Crisis Communications – Sharapova’s Drug Crisis

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Sharapova Crisis CommunicationI seem to be on a path right now to write about crisis communications (I must be part of some multi-platform database from Facebook and Twitter to show me articles I would be interested in – which include public relations and crisis communications) because just a few weeks ago I wrote about Uber’s crisis communications plan and just last week I wrote about Whole Foods (Crisis communications - responding vs reacting) being under fire for selling whole pre-peeled oranges in plastic containers and its response to the crisis.

Today, I am writing in response to PRWeek’s article “Why the 'Sharapova response' will go down as a crisis communications blueprint” (again Facebook stalking me since I was just at the BNP Paribas Open in Indian Wells this past weekend). The article, written by Miguel Piedra, does make a few good points about crisis communications in general: “Crisis communication strategies are a lot like natural selection: the survivors adjust, inch-by-inch, year-by-year, adapting to the changing environment.” And “denials, no-comments, and refutations have become standard responses, and the public in turn has become jaded.

But, as I mentioned in my earlier blogs, here at HMA Public Relations, a Phoenix-based PR firm, we have worked with many clients with many different crisis situations including the illegal sale of religious objections in foreign countries, labor issues, slip and falls, suicide and even homicide.

So this is where my agreement with Piedra has to differ.  Piedra stated that: “The tennis star's forthrightness is a case study in proper reputation management. It's a stunningly bold and mature handling of the crisis, especially considering her youth.”

Sharapova is 28 (almost 29) years old, she is not that “young” and I believe she also knew exactly what she was doing. But, if indeed she didn’t know that she was taking an illegal substance, someone on her team knew, and that was their responsibility, which is why she has a team in the first place.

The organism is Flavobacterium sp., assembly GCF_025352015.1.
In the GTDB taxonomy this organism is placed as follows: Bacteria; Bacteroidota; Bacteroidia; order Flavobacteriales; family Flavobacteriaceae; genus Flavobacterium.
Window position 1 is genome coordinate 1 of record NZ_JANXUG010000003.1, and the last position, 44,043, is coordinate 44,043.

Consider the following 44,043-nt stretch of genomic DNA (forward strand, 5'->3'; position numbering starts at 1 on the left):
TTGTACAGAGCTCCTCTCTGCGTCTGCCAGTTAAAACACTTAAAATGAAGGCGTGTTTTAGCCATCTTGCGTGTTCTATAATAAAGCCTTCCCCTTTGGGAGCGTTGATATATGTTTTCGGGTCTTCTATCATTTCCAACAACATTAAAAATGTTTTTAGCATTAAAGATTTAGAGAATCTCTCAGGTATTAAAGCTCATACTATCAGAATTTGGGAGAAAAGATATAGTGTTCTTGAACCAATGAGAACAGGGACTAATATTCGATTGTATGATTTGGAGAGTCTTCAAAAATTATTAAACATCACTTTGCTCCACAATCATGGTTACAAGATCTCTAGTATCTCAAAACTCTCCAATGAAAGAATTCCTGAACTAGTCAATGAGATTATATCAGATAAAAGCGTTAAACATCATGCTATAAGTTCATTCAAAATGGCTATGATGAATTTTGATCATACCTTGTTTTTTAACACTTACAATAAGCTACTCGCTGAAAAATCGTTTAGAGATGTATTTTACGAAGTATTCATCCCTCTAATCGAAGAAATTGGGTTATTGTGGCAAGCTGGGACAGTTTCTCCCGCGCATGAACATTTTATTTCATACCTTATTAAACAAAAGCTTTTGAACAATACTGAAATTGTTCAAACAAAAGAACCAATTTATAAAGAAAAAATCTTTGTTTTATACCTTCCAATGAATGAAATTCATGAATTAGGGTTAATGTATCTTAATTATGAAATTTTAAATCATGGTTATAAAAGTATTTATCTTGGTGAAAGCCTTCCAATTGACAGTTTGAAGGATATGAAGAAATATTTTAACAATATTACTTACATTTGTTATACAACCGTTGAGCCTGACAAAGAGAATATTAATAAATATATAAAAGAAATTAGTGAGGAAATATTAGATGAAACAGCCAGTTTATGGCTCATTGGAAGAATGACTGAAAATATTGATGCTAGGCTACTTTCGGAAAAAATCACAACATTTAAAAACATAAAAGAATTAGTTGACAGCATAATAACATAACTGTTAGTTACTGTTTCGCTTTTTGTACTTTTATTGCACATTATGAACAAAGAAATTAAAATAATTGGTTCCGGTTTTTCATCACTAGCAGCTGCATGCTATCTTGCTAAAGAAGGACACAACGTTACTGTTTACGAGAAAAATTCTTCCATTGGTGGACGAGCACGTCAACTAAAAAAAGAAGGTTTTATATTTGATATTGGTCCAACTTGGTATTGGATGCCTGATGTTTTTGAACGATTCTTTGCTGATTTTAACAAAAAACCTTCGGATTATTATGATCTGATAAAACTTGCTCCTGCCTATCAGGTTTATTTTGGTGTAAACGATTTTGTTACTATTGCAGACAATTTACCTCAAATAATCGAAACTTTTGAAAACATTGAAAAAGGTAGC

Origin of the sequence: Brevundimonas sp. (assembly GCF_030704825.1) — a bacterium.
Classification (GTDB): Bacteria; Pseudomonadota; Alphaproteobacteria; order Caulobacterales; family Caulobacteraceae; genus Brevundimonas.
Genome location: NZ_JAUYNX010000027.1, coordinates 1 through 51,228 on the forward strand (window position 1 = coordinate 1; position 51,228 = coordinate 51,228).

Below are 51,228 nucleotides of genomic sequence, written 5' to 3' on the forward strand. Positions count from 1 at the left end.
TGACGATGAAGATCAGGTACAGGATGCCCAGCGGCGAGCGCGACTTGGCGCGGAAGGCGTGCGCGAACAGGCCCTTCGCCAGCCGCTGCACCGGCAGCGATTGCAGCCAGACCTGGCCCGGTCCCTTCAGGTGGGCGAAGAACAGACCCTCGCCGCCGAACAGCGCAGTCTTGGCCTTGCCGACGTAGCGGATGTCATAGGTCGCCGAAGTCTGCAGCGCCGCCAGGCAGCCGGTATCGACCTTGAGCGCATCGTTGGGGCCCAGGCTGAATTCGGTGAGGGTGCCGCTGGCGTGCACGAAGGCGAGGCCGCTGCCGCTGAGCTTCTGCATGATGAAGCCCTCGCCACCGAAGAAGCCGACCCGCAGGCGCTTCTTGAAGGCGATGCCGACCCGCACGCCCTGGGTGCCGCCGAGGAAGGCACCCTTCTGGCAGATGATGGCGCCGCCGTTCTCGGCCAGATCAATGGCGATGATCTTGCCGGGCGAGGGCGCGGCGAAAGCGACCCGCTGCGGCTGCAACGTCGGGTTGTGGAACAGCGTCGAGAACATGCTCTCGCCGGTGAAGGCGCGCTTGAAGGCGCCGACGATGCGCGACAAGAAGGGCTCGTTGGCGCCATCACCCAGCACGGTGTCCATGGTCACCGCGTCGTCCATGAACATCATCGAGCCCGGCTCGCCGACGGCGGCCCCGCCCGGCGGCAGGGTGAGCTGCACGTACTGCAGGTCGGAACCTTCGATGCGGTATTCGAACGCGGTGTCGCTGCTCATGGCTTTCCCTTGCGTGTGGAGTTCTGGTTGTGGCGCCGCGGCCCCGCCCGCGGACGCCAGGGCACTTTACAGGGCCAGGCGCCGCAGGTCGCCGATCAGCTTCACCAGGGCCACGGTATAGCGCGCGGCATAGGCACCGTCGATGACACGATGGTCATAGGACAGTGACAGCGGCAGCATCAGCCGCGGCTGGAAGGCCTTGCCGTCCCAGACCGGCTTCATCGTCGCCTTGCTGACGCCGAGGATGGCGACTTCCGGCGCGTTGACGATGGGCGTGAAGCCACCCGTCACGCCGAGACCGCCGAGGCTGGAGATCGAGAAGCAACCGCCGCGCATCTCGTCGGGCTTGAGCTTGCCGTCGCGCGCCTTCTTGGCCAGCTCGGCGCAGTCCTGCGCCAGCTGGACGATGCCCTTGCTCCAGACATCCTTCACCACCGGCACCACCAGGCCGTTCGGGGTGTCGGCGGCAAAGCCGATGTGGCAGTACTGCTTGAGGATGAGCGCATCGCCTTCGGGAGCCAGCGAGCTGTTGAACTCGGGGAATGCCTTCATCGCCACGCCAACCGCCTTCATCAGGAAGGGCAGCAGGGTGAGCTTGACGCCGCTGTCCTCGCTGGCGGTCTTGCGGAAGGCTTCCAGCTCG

Sharapova also stated during her news conference: ''If I was going to announce my retirement, it wouldn't be in a downtown Los Angeles hotel with this fairly ugly carpet.” Which in no way says to me that this was a mature handling of the situation. In fact, it states the opposite, it shows that she is not mature and is very selfish, and while she is claiming she is taking responsibility, I don’t think she is honest in saying that that. In a crisis situation, the response needs to be honest and sincere , both of which were not the case.  In addition, as a result of Sharapova failing her drug test, she has lost sponsorships with Nike, Tag Heuer and Porsche. In an ideal situation, if Sharapova’s response was indeed a “blueprint” for future crisis situations, she would not have lost her sponsorships so quickly.

In conclusion, being fast and claiming responsibility doesn’t make it a “blueprint” for a crisis response, there are many different components, and most of all the response needs to be honest and sincere.

What do you think about Sharapova’s response to failing a drug test?

Rachel Brockway
Rachel Brockway
Senior Account Executive Rachel is a native Arizonian, who enjoys spending time with her family, traveling, playing tennis, reading and social media. She’s a busy mom and is passing the idea of volunteerism onto her son. Check out Rachel's Full Bio

1 Comment

  1. Alison Bailin says:

    Posts like this make me feel like so much more of a Millennial than you.

    First, I also think it is worth noting you are NOT a fan of the player, and perhaps that clouds anything she says…I happen to like her as a respite from the Williams sisters 24/7. The more good players in a sport – and the more colorful characters – the more popular the sport. Tennis – especially with its dearth of male stars emerging – really needs their women right now.

    Second, the drug she took for chronic low magnesium was ONLY BANNED January 1, 2016 – meaning less than three months ago. She has been taking it 10 years. Yet, we didn’t hear a peep about her whining about that fact – instead she “womaned” up and took her licks.

    Third, it should be noted that Maria is Russian. In Russia, it is a completely approved and legal drug for medical use. More than a dozen Russian athletes have tested positive for it in recent months since the above change. She is far from alone in this issue.

    Fourth, I do agree about ever using the term “blueprint for a crisis situation” because crisis are like snowflakes…all unique, in all shapes and sizes, in varying levels of danger and all requiring very different proactive planning.

    Fifth, sure she was probably taking it as a PED before it was banned. I am all for unbanning substances for athletes – it can save some of their lives, depending on the item. Obviously, not all items, but certainly many of them can help all athletes. Rules are often decades behind science – much like laws are often decades behind technology.

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